Wednesday, November 30, 2011

Figure This One Out


One-eyed cat drinking water from the fishbowl, standing on a box of fireworks.

I can only explain the fireworks. I think they have something to do with our "kid friendly" New Year's Eve plans. Something to accentuate the bonfire.

Dinner Is Like This


Zephyr busting out of the Bumbo to reach for the salad. Dogtor multitasking. Mama cleaning before dinner is even over. Frasier figuring out how to prolong eating in order to delay the inevitable bath.

Sunday, November 27, 2011

Weekend Highlights



Frasier enjoyed a chariot ride/leaf pick-up duty with OPA.

She also was particularly kind to our old and failing lab-guy, Captain Nemo. Do you ever worry that children sense something you don't?

Extra cuddles to the old man tonight, who is currently allowing the beagle to spoon him next to the woodstove. I know he's just too tired to move. Sigh.

xx
MMB

Hunting Season Strategy



There is only one day a year when having a whiny toddler in a backpack is advantageous in the woods: the last day of hunting season.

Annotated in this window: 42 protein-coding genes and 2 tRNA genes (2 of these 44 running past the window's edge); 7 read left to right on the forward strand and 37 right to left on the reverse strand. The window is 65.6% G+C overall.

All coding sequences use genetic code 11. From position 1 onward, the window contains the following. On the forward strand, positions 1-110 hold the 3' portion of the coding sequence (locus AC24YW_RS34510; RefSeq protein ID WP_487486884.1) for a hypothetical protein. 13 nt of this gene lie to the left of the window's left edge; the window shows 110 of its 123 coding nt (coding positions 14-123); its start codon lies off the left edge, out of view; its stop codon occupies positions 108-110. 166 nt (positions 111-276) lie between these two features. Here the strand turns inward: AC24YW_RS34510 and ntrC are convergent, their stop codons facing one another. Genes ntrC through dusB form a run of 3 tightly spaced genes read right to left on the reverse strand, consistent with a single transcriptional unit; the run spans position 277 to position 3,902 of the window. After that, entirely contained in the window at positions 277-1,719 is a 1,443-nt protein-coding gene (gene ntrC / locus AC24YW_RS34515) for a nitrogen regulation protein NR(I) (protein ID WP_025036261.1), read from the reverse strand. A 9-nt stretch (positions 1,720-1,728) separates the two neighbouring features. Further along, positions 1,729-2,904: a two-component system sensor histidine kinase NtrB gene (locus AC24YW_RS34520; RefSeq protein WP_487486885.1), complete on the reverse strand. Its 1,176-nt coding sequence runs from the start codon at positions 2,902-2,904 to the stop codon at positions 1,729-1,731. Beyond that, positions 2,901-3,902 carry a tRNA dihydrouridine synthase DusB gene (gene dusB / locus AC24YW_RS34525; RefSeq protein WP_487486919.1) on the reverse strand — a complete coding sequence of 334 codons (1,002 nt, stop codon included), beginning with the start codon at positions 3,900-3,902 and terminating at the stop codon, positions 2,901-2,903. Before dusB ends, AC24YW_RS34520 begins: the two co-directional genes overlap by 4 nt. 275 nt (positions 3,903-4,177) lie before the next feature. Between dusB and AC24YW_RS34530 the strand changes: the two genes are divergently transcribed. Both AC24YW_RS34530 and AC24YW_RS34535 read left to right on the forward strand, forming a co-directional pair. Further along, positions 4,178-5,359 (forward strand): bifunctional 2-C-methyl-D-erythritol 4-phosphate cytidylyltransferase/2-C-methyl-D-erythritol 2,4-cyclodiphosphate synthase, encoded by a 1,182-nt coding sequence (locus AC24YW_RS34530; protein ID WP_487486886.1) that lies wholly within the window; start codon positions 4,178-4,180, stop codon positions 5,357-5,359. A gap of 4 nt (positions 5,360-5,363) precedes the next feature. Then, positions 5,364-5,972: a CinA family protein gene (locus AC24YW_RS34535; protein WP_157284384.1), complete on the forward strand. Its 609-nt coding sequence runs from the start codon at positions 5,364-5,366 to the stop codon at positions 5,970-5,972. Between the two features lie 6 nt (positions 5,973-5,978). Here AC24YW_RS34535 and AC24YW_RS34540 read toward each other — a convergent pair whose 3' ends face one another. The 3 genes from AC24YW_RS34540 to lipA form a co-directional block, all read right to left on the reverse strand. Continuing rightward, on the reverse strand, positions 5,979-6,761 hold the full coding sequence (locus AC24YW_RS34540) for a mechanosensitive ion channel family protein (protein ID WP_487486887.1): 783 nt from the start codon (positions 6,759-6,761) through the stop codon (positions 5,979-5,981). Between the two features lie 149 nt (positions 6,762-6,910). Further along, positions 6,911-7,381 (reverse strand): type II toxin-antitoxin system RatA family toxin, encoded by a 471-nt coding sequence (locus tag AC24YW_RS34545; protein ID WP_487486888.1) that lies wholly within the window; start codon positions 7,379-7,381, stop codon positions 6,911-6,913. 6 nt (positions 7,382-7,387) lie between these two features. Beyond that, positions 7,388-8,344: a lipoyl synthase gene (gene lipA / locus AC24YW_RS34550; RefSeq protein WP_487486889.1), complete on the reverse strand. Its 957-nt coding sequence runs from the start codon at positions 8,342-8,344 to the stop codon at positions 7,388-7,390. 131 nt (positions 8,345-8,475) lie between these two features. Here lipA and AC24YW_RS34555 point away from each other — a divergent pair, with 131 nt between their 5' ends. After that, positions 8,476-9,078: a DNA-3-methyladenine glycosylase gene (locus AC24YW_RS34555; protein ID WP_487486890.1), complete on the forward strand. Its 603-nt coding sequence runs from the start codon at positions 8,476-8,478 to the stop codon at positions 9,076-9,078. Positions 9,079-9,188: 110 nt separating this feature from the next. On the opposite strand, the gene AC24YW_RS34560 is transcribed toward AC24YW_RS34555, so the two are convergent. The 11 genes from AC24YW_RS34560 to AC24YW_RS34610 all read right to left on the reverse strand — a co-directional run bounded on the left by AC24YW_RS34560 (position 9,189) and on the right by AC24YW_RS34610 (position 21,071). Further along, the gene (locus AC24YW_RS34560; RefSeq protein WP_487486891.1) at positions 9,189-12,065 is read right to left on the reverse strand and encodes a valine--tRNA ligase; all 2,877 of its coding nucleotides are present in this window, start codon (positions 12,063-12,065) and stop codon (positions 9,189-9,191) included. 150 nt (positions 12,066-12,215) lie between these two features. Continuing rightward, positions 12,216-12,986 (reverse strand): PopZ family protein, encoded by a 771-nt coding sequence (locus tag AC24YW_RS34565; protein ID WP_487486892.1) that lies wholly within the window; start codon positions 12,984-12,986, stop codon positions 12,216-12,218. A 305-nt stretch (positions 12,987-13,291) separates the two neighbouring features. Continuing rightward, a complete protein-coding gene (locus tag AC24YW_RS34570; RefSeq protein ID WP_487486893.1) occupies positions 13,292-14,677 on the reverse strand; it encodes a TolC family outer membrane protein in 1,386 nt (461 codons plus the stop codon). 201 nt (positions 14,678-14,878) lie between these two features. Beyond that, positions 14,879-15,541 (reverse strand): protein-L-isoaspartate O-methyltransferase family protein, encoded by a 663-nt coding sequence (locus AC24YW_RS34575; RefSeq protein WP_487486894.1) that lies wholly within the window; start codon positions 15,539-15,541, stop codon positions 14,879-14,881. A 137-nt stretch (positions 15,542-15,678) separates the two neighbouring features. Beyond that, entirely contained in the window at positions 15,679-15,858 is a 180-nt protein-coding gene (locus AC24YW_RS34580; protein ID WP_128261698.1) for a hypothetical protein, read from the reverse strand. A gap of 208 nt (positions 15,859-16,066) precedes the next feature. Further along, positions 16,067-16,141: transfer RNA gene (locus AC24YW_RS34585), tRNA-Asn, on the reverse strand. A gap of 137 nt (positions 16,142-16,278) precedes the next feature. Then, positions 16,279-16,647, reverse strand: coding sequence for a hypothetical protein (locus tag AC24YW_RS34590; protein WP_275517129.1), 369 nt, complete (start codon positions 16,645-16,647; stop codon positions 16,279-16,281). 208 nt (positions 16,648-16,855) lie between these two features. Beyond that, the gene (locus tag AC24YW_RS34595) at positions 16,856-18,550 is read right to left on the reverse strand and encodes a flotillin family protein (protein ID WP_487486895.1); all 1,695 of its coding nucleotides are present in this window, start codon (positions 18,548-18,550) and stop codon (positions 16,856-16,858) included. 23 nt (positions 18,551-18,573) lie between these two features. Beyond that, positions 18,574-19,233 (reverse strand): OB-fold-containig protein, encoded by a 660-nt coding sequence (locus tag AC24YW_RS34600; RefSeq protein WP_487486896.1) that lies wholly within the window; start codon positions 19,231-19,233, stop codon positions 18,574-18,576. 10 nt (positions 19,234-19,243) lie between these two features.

Things started off well enough. Zephyr looked like a pink gnome in a fleece bunting, and largely grinned and drooled for two hours, occasionally squealing at the corgi or god knows - a rock? a tree? OPA and friends helped get Zeph up the mountain. Fray went potty in the woods. (This is big. Who wants to carry a mostly potty trained toddler on their back? High risk.)

We crossed rivers, leaping from rock-to-rock, despite wearing babies and experimenting with a new center of gravity. We were feeling rather pleased with ourselves, our snacks, and the 60 degree weather.

Then the shots began to ring out. A large man nervously admonished us for being on the trails during hunting season (fair enough.) I realized jogging downhill over slippery leaves and hidden rocks with a baby strapped to my chest was hard. Frasier turned the corner into uber-whine mode - infantile omnipotence in full effect. (I want to go through the tunnel. I want lunch. I don't want lunch. I want to go home. I don't want to go home.)

Ah, nature. (*Anyone else get an MJ "Rock With You" video vibe with the tunnel photo? )

Sometimes You Fall in Love



...with the people you're asked to write about.